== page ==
On January 21, 2015, the United States Supreme Court heard oral argument in Texas Department of Housing & Community Affairs v. The Inclusive Communities Project, Inc. (the “Texas DHCA case”). The case presents the question whether the Fair Housing Act recognizes a disparate-impact theory of liability. See Tex. Dep’t of Hous. & Cmty. Affairs v. The Inclusive Cmtys. Project, Inc., — S. Ct. —, 2014 WL 4916193 (Oct. 2, 2014) (No. 13-1371) (granting petition for writ of certiorari). Under that theory, a plaintiff may challenge a defendant’s policies or practices that are neutral on their face (that is, do not reflect any intent to discriminate) but that purportedly have a disproportionate effect on groups sharing certain statutorily-defined characteristics such as race or national origin. The Supreme Court has expressed strong interest in the issue, granting certiorari three times in the last four terms to decide the question, only to have the parties settle just before oral argument in the previous two matters. See Magner v. Gallagher, S. Ct. No. 10-1032, and Township of Mount Holly v. Mt. Holly Gardens Citizens in Action, Inc., S. Ct. No. 11-1507. At argument in the Texas DHCA case, the public was finally able to hear the nature of the Court’s interest in the issue.
Scott Keller, Solicitor General for the State of Texas, argued on behalf of Petitioners. Michael Daniel argued on behalf of Respondents and divided Respondents’ time with Donald Verrilli, Solicitor General of the United States, who argued on behalf of the United States as amicus curiae in support of Respondents. (Two weeks before oral argument, the Court granted the United States Solicitor General’s motion for leave to participate in oral argument as amicus curiae. See Orders in Pending Cases, Tex. Dep’t of Hous. & Cmty. Affairs, (Jan 9, 2014) (No. 13-1371), available here.)
Justice Sotomayor led the way for the Court, questioning Petitioners as to whether the phrase “otherwise make [housing] unavailable” in Section 3604(a) of the Fair Housing Act could mean anything other than congressional intent to permit disparate-impact claims. Justice Scalia repeated the question and suggested that it might be “hard to read [the original 1968 act in conjunction with its 1988 amendments] in any other way than there is such a thing as disparate impact.” Yet, Justice Scalia put questions on the same issue to Respondents, questioning, for example, how the “unavailable” language could be used to challenge a facially-neutral policy when the “statute requires that [housing] be made unavailable for racial reasons.” Chief Justice Roberts questioned Respondents as to whether application of a disparate-impact theory leads to consideration of race (itself improper under the Fair Housing Act) in the attempt to avoid such liability. Justice Sotomayor asked Respondents’ counsel to guide the Court through the typical disparate-impact analysis, and Justices Kagan and Ginsburg came to Respondents’ aid, suggesting responses to some of the questions Respondents faced.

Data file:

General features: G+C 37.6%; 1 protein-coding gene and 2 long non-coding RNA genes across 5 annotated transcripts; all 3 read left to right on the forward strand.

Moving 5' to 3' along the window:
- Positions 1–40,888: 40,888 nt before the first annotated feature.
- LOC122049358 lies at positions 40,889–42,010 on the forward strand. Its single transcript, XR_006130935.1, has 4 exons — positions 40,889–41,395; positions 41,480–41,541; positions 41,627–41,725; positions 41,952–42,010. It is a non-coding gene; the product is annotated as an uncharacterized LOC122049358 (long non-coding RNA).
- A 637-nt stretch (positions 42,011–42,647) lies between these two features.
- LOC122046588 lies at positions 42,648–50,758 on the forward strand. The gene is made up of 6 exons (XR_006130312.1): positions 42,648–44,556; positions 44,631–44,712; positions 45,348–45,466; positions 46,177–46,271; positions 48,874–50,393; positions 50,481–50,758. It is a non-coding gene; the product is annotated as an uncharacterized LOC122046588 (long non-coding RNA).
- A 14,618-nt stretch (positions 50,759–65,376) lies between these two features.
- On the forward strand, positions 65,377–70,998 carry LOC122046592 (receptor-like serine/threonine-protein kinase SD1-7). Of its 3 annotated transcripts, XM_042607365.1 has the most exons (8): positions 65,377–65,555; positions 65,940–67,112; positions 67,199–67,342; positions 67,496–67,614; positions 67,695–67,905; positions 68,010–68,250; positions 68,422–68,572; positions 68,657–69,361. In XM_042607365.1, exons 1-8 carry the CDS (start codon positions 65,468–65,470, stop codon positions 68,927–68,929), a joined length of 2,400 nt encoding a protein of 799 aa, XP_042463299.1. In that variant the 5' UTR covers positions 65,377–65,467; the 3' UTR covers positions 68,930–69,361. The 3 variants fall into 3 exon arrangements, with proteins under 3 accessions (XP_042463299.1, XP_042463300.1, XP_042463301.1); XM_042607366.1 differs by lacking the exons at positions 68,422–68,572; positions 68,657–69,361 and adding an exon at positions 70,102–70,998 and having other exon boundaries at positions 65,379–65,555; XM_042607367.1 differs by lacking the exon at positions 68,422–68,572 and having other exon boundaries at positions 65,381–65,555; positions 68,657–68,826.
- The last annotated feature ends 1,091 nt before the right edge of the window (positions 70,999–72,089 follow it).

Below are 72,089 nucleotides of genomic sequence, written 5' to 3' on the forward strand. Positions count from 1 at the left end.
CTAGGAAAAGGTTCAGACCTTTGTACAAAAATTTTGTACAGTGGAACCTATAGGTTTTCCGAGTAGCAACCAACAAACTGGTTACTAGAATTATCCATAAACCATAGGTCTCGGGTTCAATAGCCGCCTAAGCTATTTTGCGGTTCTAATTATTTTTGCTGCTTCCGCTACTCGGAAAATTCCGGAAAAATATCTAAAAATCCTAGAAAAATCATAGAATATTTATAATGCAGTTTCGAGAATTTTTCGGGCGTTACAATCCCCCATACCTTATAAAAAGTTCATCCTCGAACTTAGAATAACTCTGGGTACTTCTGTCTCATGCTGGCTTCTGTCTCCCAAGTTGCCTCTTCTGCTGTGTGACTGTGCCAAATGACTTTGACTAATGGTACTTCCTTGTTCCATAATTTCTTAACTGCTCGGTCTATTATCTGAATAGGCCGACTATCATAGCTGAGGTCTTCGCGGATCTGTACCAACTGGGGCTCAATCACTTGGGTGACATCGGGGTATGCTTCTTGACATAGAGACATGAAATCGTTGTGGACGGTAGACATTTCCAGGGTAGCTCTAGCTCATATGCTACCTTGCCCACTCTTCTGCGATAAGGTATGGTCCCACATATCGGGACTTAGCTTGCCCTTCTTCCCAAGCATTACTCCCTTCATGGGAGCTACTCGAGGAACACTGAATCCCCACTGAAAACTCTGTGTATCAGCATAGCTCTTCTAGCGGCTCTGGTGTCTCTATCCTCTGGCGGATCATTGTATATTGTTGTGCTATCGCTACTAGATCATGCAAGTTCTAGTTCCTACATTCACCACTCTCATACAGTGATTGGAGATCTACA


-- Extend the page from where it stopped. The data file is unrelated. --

Other justices proffered more limited questions. Justice Breyer inquired of Petitioners why the Court should disregard decades of undisturbed federal appellate decisions that he believes have not led to any significant negative consequences. Picking up on Justices Sotomayor and Scalia’s extensive questioning of Petitioners about three exemptions from Fair Housing Act liability, Justice Alito asked Respondents how Congress’s inclusion of those exemptions in the Act’s 1988 amendments supports an argument that the statute’s original language provides for disparate-impact liability. Justice Kennedy reserved his lone question for the Solicitor General of the United States, asking him to explain how disparate-impact evidence can be effective at determining Fair Housing Act liability when, in the context of the case at hand, a significant effect would result no matter where developments were built with the housing-tax credits that formed the basis for the allegation of disparate impact.
The Supreme Court’s answer to the question presented in the Texas DHCA case will be of significance to all businesses subject to the Fair Housing Act, including the residential mortgage and consumer lending industries. While the Justices’ outlook at the argument warrants scrutiny, it is, of course, difficult to predict the outcome of a Supreme Court case based on the questioning. A decision is expected prior to the end of the Court’s term in June 2015. Look for an additional K&L Gates LLP alert as soon as a decision is rendered.